Yes, you’re absolutely right, the supplement industry is over saturated and it’s hard to make sense of it all. What should I be taking? What should I be taking to supplement my endurance training? What should I be taking to help me lift heavier weights? What should I be taking to help me recover better? Those are some valid questions that I am going to help you find the answer too within these blogs. I will talk about some of the main supplements out there and what their purpose is.
At the end of the day, you need to ask yourself the question what you’re trying to achieve and what your fitness goals are. Just to give you a quick example of what I am talking about here: protein powder was not created to take over your nutrition or make you lose weight, instead it was made for better recovery between sessions.
In this blog we will cover the 2 basic and well know products: protein powder an creatine. I will cover the basic information behind these products, what they should be used for, what might be misleading, what it’s not going to do for you and more. Let’s dive into it
Why not start off with the biggest one of them all and a product that most people are using or thinking about buying. Should you?
Like I mentioned earlier, protein powder was originally created to simply benefit your recovery between training sessions and make it easier to get some protein in throughout the day. Your muscles need protein and amino acids (the building blocks of protein) to heal themselves in between workouts because that is what happens when you workout, you damage your muscles, while during your recovery it tries to grow in order to get stronger. The majority of your protein powder should consist of essential amino acids, not the non-essential amino acids (read more on amino acids here).
Whey protein, casein protein, vegan protein and pea-based protein are all different versions of protein and there are way more out there. Each company is trying to fill the need of their customers and they’re pretty good at meeting that need. The 2 protein powders we should really be concerned about are whey and casein protein. Whey protein being a fast release protein product, where casein is more of a slow release protein. In my opinion I wouldn’t worry too much about the casein protein since there’s not a big need for slow release protein in your life. Casein powder does do well with baking and mixing it with other products, like overnight oats, if you want to use it for that reason I would recommend you to look for a product that has a little bit of casein mixed in to help out with that.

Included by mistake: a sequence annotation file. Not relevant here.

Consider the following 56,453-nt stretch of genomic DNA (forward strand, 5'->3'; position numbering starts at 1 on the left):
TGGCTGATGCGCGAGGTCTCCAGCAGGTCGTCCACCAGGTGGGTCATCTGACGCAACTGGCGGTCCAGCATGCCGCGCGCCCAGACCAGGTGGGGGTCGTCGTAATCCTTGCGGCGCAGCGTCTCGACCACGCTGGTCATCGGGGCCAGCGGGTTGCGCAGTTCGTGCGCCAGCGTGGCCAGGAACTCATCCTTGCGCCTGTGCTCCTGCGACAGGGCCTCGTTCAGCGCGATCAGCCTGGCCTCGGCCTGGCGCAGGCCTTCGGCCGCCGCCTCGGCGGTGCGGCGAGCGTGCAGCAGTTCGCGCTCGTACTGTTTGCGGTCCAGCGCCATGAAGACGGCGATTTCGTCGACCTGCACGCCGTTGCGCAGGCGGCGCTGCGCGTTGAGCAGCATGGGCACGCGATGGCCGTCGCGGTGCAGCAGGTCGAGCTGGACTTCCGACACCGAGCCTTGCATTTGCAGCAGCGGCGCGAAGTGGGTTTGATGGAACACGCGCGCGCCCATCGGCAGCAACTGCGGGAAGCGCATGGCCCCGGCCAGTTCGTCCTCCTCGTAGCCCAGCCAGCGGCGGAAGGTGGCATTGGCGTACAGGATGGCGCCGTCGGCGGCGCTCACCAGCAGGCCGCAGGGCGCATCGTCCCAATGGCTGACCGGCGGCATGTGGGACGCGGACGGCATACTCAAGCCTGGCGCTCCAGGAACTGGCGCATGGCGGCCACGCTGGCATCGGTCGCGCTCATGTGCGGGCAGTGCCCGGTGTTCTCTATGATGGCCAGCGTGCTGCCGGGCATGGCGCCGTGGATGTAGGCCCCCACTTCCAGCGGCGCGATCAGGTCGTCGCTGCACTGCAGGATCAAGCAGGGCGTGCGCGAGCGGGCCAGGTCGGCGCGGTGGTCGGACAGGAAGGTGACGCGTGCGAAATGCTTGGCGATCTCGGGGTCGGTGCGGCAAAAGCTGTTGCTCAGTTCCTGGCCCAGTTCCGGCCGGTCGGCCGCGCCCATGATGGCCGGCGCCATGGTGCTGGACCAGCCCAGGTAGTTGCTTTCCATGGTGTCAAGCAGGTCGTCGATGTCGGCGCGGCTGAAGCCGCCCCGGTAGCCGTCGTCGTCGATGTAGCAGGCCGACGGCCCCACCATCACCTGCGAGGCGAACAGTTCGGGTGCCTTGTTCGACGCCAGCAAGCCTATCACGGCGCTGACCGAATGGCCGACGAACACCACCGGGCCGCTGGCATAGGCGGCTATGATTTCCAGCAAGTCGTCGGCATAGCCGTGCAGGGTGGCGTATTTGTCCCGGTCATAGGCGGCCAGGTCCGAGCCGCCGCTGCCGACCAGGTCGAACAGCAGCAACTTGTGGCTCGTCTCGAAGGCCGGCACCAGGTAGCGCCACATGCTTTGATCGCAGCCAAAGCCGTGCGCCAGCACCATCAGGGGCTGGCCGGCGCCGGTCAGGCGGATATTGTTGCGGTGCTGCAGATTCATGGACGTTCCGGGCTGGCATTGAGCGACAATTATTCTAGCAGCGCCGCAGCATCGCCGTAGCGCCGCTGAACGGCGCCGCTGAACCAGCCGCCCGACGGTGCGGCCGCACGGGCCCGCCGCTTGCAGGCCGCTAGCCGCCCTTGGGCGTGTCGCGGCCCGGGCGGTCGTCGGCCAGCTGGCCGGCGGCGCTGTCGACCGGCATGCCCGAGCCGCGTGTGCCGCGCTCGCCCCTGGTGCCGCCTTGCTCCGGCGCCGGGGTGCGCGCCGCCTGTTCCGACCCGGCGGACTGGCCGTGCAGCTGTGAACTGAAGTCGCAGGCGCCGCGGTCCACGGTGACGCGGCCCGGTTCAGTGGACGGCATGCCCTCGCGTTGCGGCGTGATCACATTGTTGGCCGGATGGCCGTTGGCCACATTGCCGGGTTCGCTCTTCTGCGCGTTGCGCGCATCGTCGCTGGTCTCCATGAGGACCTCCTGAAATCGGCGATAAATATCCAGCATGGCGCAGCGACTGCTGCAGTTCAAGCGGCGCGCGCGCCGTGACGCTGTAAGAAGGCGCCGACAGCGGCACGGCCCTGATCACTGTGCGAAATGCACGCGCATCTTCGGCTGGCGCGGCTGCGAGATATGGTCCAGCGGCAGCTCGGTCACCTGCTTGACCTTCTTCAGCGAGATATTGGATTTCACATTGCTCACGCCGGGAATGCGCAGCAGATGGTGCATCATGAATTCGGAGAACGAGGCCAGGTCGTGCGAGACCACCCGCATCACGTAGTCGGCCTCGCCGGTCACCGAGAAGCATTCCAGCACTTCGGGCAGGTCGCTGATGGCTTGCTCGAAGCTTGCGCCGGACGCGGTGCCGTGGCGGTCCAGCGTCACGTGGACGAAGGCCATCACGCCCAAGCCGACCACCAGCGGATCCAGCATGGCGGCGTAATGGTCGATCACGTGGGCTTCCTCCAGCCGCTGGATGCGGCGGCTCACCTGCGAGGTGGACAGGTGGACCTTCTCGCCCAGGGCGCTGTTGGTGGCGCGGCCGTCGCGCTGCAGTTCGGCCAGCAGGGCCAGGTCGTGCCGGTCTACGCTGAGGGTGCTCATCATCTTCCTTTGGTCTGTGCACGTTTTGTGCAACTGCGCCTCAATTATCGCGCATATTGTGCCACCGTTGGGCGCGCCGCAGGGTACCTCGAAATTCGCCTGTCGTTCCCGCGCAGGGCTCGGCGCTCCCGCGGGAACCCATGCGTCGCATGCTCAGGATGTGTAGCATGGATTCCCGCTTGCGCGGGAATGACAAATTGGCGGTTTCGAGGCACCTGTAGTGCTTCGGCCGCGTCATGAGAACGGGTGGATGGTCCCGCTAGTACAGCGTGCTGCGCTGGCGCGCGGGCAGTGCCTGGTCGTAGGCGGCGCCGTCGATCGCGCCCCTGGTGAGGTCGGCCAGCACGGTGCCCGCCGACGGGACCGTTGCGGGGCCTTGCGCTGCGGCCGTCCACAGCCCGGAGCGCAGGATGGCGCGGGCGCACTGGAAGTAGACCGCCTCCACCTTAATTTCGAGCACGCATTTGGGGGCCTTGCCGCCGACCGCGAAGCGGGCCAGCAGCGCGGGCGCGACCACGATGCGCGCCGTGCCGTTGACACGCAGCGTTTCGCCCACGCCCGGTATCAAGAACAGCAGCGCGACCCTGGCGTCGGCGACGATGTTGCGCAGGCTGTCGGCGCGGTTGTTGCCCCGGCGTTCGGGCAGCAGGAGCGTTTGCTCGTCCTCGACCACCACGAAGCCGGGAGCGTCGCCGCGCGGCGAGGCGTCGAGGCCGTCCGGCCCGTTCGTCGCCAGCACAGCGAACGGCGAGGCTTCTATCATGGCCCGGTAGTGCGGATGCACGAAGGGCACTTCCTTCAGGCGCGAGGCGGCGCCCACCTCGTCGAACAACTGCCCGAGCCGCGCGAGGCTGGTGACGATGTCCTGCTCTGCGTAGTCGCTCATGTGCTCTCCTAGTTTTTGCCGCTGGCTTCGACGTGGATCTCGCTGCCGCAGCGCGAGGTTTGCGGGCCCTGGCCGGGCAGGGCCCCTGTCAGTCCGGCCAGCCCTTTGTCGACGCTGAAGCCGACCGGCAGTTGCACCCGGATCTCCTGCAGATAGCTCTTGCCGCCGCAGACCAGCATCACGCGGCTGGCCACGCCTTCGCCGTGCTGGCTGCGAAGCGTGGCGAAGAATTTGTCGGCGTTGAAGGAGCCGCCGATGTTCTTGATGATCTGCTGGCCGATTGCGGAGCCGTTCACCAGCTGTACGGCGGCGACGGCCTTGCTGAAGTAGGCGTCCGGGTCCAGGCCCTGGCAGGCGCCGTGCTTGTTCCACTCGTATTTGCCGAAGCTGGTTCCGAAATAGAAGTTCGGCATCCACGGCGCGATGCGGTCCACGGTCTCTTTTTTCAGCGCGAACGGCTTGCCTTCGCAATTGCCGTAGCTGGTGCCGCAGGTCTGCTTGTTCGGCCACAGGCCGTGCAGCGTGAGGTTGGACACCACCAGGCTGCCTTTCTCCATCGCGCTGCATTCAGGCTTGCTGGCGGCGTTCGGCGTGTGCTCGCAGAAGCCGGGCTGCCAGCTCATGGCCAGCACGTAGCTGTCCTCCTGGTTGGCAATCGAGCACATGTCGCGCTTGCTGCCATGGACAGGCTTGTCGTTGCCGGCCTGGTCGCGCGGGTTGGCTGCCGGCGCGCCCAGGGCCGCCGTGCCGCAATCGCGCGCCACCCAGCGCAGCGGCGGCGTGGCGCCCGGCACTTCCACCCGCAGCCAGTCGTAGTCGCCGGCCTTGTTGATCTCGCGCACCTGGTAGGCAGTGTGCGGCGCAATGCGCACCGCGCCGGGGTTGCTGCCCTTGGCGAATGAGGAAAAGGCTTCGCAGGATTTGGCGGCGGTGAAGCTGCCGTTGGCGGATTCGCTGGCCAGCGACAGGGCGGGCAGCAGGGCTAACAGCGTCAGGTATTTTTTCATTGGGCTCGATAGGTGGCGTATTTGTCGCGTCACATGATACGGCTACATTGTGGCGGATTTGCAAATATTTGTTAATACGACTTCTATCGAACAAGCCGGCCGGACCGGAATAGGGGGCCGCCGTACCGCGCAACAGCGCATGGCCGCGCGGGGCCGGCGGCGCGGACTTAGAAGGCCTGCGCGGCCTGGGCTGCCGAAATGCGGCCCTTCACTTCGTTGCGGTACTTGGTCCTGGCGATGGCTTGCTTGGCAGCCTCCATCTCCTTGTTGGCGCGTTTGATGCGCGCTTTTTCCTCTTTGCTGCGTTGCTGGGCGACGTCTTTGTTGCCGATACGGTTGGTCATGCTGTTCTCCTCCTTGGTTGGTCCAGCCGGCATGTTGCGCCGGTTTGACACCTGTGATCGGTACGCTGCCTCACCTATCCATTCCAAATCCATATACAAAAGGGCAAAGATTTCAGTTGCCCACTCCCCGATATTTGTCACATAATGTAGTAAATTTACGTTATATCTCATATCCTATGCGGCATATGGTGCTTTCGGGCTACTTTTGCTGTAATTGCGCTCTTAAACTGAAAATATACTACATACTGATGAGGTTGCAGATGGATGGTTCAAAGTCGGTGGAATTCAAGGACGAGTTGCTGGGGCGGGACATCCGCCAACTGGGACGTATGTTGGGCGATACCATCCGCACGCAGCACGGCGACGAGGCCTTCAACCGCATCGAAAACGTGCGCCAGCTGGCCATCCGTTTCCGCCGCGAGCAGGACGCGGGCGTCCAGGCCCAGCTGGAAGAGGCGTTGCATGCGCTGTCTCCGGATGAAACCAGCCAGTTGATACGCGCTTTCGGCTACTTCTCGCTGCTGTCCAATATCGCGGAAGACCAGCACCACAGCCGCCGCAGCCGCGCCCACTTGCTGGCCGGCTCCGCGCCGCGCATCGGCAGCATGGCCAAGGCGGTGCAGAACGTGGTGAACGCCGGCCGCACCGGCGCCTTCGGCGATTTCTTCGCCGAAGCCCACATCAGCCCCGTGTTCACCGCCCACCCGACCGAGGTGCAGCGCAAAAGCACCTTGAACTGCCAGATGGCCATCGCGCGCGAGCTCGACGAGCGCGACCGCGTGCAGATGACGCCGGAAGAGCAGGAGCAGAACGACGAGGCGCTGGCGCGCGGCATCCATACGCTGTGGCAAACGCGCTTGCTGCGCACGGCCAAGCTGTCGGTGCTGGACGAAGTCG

Protein powder is not designed to lose weight or take over your nutrition entirely because you’re missing a lot of great nutritional value that you get from real/whole foods. Things like vitamins, micronutrients and anti-oxidants is something that you’re missing out on if you let protein powder take over the bulk of your nutrition. Don’t try to lose weight by just using protein powder for the same reason plus it will only be temporarily weight loss anyway, those results won’t last.
Should you buy protein powders? If you feel like you’re not getting the amount of protein in that you should and want to make things easier on yourself, you absolutely can. Make sure you consider what I said before, you’re going to miss out on valuable nutrients if you let it take over your nutrition. It’s so easy for people to depend on protein powder too much, so be careful.